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The Republican Study Committee has come out today with a spending proposal, which, Dave Weigel details would:
The proposal does what Republicans have been talking about for two years — “repeal” of remaining stimulus funds (now $45 billion), privatizing Fannie and Freddie ($30 billion), repealing Medicaid’ FMAP increase ($16.1 billion), and what they estimate at $330 billion in discretionary spending cuts. Highlights of these projected annual savings:
- Cutting the federal workforce by 15 percent through attrition, and do this by allowing only one new federal worker for every two who quit.
- Killing the “fund for Obamacare administrative costs” for $900 million
- Ending Amtrak subsidies for $1.565 billion
- Ending intercity and high speed rail grants for $2.5 billion
- Repealing Davis-Bacon for $1 billion
- Cutting annual general assistance to the District of Columbia by $210 million, and cutting the subsidy for DC’s transit authority by $150 million.
Reforms that go after their own perks:
- Cutting the Federal Travel Budget in half, for $7.5 billion
- Cutting the Federal Vehicle Budget by 1/5, for $600 million
- Halve funding for congressional printing - $47 million annual savings
- Ending the death gratuity for members of Congress
And cuts that get revenge for Juan Williams: $445 million from the Corporation for Public Broadcasting, $167.5 million from the NEA, and $167.5 million from the NEH.
The bill would also cut discressionary non-defense discretionary spending back to 2008 levels, and then later back to 2006 levels, which it would then freeze until 2021.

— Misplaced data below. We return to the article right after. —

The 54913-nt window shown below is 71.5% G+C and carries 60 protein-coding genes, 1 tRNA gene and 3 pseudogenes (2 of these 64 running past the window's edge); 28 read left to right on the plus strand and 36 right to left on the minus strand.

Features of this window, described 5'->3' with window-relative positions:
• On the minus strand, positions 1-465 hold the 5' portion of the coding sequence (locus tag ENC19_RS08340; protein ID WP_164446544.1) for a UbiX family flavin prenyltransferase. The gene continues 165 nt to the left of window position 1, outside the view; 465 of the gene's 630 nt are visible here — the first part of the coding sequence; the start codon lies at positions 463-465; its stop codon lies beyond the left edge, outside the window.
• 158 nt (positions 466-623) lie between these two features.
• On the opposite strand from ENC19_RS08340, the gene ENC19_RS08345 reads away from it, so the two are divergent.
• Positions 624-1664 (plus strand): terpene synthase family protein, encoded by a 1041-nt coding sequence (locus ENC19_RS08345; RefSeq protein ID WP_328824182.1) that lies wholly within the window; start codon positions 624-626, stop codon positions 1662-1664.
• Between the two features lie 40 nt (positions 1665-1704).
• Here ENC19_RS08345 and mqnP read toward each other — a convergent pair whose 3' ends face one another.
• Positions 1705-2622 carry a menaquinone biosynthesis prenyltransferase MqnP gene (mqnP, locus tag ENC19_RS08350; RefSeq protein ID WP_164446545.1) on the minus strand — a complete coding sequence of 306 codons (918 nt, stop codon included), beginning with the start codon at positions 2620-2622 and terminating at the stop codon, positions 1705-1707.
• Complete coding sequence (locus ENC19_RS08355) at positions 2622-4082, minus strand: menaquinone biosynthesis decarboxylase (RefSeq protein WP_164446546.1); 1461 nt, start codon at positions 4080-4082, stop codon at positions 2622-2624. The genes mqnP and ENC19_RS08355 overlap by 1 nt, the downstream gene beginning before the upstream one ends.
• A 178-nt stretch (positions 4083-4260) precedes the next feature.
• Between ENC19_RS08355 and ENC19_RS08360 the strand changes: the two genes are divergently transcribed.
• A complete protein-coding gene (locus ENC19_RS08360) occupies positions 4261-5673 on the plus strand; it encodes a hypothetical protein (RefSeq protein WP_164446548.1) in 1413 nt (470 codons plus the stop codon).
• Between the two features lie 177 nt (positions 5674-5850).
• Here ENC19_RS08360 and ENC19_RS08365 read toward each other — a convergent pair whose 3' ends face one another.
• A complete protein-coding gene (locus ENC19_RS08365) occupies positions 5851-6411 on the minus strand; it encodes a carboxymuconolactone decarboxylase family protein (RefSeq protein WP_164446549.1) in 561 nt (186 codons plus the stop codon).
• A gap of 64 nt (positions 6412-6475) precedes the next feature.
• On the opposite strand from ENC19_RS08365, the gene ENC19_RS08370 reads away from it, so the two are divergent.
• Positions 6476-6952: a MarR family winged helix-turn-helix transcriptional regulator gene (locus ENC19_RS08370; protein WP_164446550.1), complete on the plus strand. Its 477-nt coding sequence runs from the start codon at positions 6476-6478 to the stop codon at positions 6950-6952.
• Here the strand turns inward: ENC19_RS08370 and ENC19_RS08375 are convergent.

I’m still awaiting a more detailed breakdown of the proposal, which the RSC tells me won’t be released until later today or tomorrow, but in a press release and an op-ed by Sen. Jim DeMint, and Reps. Jim Jordan and Scott Garrett, they claim the proposal would save $2.5 trillion over 10 years. It’s not clear how they get to that number, but I would imagine it’s largely a result of the spending freeze, which would lower discretionary spending relative to projections. The problem with relying on spending freezes is that you still have to figure out down the road where the actual savings are coming from, especially as time goes by and inflation makes it more challenging to meet those annual spending targets. And as we know, we won’t get the long-term debt under control without a serious effort to reform entitlements. That said, at first blush, I don’t see anything in the above list that would not be worthwhile to cut.
As the authors acknowledge, “On its own, passing the Spending Reduction Act will not get us over the finish line — but we will get a $2.5 trillion head start.”
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